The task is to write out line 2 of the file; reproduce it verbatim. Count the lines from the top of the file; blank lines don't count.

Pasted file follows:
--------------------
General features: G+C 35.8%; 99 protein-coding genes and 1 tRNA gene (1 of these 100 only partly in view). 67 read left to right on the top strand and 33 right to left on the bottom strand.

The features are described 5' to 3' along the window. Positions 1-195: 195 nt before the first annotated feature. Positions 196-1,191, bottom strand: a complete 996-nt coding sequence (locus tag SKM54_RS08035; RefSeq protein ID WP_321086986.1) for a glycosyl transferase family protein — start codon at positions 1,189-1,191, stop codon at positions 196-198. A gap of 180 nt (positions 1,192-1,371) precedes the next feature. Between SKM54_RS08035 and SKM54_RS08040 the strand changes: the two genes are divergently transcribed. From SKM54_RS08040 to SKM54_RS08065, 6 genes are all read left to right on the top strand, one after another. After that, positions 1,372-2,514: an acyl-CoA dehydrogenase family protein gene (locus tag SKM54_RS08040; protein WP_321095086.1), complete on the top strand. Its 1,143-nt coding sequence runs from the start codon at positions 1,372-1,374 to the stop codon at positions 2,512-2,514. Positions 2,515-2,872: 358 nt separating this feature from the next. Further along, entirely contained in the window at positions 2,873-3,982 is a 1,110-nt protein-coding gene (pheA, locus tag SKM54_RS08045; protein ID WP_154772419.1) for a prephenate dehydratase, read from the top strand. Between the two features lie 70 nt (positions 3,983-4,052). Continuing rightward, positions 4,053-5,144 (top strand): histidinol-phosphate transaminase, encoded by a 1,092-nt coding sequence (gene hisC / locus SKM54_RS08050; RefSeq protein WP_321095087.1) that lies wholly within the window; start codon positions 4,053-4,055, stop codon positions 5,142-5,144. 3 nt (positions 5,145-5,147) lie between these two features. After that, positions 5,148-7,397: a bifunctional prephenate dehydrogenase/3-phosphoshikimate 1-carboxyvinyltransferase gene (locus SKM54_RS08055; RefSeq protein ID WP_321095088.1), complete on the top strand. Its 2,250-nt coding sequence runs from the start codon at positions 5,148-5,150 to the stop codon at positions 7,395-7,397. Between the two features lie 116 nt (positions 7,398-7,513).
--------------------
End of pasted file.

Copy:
The features are described 5' to 3' along the window. Positions 1-195: 195 nt before the first annotated feature. Positions 196-1,191, bottom strand: a complete 996-nt coding sequence (locus tag SKM54_RS08035; RefSeq protein ID WP_321086986.1) for a glycosyl transferase family protein — start codon at positions 1,189-1,191, stop codon at positions 196-198. A gap of 180 nt (positions 1,192-1,371) precedes the next feature. Between SKM54_RS08035 and SKM54_RS08040 the strand changes: the two genes are divergently transcribed. From SKM54_RS08040 to SKM54_RS08065, 6 genes are all read left to right on the top strand, one after another. After that, positions 1,372-2,514: an acyl-CoA dehydrogenase family protein gene (locus tag SKM54_RS08040; protein WP_321095086.1), complete on the top strand. Its 1,143-nt coding sequence runs from the start codon at positions 1,372-1,374 to the stop codon at positions 2,512-2,514. Positions 2,515-2,872: 358 nt separating this feature from the next. Further along, entirely contained in the window at positions 2,873-3,982 is a 1,110-nt protein-coding gene (pheA, locus tag SKM54_RS08045; protein ID WP_154772419.1) for a prephenate dehydratase, read from the top strand. Between the two features lie 70 nt (positions 3,983-4,052). Continuing rightward, positions 4,053-5,144 (top strand): histidinol-phosphate transaminase, encoded by a 1,092-nt coding sequence (gene hisC / locus SKM54_RS08050; RefSeq protein WP_321095087.1) that lies wholly within the window; start codon positions 4,053-4,055, stop codon positions 5,142-5,144. 3 nt (positions 5,145-5,147) lie between these two features. After that, positions 5,148-7,397: a bifunctional prephenate dehydrogenase/3-phosphoshikimate 1-carboxyvinyltransferase gene (locus SKM54_RS08055; RefSeq protein ID WP_321095088.1), complete on the top strand. Its 2,250-nt coding sequence runs from the start codon at positions 5,148-5,150 to the stop codon at positions 7,395-7,397. Between the two features lie 116 nt (positions 7,398-7,513).